When one child is unusually talented, less-favored siblings often tread an uphill path to compete. In "Wonderworks' " "Jacob Have I Loved," today at 7 p.m. on Channels 28 and 50 and at 8 p.m. on Channel 15, an angry and unhappy teen sulks in her musically gifted twin's shadow, until finally realizing her own special gifts.
In a tiny Chesapeake fishing community, Louise (Bridget Fonda--granddaughter of Henry, daughter of Peter) earns extra money crab-catching to help pay for twin sister Caroline's (Jenny Robertson) voice lessons. She is tormented by the hatred and envy she feels for golden Caroline.
When Hiram (John Kellogg), an old sea captain with a past, befriends her and makes her feel special, Louise begins a slow, painful process of self-discovery.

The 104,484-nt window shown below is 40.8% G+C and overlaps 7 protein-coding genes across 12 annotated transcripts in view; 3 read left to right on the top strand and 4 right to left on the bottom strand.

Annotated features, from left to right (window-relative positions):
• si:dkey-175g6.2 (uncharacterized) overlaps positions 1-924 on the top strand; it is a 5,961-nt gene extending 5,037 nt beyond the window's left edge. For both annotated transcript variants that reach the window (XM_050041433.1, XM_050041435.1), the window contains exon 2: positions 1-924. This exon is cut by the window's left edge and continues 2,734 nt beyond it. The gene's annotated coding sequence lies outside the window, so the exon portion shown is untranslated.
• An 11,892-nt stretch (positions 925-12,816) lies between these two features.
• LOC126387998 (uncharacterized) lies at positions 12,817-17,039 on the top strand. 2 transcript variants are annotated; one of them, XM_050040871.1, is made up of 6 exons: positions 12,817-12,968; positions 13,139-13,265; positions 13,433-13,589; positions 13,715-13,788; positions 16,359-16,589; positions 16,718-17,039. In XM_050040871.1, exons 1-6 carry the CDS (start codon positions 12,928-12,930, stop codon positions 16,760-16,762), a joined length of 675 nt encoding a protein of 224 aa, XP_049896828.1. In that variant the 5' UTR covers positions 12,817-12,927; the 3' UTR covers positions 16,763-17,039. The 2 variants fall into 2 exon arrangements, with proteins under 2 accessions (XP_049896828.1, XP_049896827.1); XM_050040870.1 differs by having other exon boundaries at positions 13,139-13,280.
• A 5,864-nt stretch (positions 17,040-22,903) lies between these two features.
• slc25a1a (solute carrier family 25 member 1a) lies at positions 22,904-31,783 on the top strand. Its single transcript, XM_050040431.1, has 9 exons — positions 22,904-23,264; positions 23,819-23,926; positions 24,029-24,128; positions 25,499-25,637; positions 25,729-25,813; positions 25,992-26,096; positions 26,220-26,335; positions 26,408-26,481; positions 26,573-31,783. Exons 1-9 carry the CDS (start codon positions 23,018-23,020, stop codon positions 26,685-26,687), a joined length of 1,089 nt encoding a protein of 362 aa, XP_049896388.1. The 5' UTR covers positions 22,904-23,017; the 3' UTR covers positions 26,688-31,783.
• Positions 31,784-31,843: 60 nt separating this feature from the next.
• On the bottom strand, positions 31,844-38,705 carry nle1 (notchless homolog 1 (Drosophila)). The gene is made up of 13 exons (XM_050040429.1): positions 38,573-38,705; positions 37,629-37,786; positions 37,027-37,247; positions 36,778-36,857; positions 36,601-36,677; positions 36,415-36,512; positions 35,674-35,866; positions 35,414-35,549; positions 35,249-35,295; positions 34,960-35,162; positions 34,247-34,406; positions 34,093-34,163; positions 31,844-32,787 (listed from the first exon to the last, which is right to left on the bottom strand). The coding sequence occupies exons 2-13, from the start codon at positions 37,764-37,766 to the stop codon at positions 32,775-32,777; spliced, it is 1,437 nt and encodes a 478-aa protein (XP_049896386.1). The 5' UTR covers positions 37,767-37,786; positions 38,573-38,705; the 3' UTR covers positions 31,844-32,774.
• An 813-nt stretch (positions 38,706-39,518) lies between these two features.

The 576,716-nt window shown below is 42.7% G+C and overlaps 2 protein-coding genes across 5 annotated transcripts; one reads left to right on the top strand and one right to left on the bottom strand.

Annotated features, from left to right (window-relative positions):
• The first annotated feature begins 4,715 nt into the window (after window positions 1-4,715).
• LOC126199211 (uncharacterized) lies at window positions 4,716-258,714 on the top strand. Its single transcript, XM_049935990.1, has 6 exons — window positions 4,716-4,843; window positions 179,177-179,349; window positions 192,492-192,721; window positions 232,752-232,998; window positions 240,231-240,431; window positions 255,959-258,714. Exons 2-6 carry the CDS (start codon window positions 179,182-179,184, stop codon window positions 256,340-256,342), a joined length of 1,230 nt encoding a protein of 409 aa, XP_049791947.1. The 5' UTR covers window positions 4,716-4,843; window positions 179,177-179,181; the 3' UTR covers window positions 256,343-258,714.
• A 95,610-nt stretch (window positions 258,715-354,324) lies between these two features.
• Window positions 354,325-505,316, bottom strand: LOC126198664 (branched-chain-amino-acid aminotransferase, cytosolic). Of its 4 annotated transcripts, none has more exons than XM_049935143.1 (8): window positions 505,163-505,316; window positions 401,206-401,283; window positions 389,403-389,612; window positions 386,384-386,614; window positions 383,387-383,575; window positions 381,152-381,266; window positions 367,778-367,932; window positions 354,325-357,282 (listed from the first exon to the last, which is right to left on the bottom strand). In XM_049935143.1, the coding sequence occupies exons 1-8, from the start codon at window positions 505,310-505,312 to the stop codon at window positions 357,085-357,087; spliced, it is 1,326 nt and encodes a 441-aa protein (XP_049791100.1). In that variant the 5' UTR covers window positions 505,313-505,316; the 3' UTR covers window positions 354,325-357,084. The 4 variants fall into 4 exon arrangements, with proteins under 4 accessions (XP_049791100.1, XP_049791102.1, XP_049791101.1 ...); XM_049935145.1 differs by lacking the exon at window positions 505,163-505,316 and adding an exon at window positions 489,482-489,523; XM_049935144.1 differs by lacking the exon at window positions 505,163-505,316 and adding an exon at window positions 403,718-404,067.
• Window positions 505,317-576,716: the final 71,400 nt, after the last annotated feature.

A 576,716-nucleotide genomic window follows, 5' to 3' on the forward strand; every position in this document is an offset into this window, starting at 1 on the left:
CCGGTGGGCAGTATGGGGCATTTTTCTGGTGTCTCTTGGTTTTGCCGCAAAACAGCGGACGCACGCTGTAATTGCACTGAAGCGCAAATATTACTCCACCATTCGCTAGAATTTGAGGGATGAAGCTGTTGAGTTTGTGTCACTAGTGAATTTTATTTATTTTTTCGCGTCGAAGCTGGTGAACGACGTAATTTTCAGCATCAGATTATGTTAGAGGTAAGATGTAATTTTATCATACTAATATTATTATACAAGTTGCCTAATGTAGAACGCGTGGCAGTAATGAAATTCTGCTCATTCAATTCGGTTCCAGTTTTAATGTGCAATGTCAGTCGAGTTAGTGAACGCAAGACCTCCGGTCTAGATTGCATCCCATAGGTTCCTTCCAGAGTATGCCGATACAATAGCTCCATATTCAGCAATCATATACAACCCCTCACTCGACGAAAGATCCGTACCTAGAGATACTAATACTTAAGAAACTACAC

Director Victoria Hochberg's convenient adaptation of Katherine Paterson's Newbery Award-winning novel, however, may disappoint the author's fans.
Hochberg's changes in chronology and emphasis skim the surface of Paterson's deeply felt portrait of adolescent angst . In the book, Caroline's selfishness was unthinking, due to delicate health and a drive to develop her extraordinary musical talent. Paterson let it be seen how Louise's own anger made her oblivious when Caroline tried to make a connection.
Here, Caroline is sly and snide, so that Louise seems more her sister's victim than a victim of circumstance.
It's well-filmed and the cast is good, particularly Kellogg and Mary Fogarty as Louise's unpleasant Grandma, who taunts Louise by comparing her to the Biblical twin Esau: "Jacob have I loved, but Esau have I hated. . . ." It disconcerts the ear however, when Robertson speaks with a Southern drawl, while Fonda doesn't.